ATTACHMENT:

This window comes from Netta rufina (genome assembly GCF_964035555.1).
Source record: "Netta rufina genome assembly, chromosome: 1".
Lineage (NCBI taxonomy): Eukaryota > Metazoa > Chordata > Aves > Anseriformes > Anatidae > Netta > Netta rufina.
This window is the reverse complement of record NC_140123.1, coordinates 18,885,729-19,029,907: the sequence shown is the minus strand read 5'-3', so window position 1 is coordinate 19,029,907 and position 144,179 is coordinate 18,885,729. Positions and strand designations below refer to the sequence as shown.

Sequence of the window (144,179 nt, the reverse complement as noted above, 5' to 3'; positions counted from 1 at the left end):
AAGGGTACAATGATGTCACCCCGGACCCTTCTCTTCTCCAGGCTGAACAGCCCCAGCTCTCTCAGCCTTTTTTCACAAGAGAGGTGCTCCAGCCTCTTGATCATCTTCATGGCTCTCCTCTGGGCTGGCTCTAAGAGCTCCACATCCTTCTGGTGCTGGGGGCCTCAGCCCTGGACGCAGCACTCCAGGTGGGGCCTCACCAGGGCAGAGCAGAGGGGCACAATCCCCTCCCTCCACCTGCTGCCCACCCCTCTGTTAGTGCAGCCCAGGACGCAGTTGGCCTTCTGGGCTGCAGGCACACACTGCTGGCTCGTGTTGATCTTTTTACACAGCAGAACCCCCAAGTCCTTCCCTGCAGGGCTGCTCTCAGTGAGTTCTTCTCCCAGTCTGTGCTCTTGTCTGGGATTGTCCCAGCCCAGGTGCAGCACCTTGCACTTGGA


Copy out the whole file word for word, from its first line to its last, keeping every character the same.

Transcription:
This window comes from Netta rufina (genome assembly GCF_964035555.1).
Source record: "Netta rufina genome assembly, chromosome: 1".
Lineage (NCBI taxonomy): Eukaryota > Metazoa > Chordata > Aves > Anseriformes > Anatidae > Netta > Netta rufina.
This window is the reverse complement of record NC_140123.1, coordinates 18,885,729-19,029,907: the sequence shown is the minus strand read 5'-3', so window position 1 is coordinate 19,029,907 and position 144,179 is coordinate 18,885,729. Positions and strand designations below refer to the sequence as shown.

Sequence of the window (144,179 nt, the reverse complement as noted above, 5' to 3'; positions counted from 1 at the left end):
AAGGGTACAATGATGTCACCCCGGACCCTTCTCTTCTCCAGGCTGAACAGCCCCAGCTCTCTCAGCCTTTTTTCACAAGAGAGGTGCTCCAGCCTCTTGATCATCTTCATGGCTCTCCTCTGGGCTGGCTCTAAGAGCTCCACATCCTTCTGGTGCTGGGGGCCTCAGCCCTGGACGCAGCACTCCAGGTGGGGCCTCACCAGGGCAGAGCAGAGGGGCACAATCCCCTCCCTCCACCTGCTGCCCACCCCTCTGTTAGTGCAGCCCAGGACGCAGTTGGCCTTCTGGGCTGCAGGCACACACTGCTGGCTCGTGTTGATCTTTTTACACAGCAGAACCCCCAAGTCCTTCCCTGCAGGGCTGCTCTCAGTGAGTTCTTCTCCCAGTCTGTGCTCTTGTCTGGGATTGTCCCAGCCCAGGTGCAGCACCTTGCACTTGGA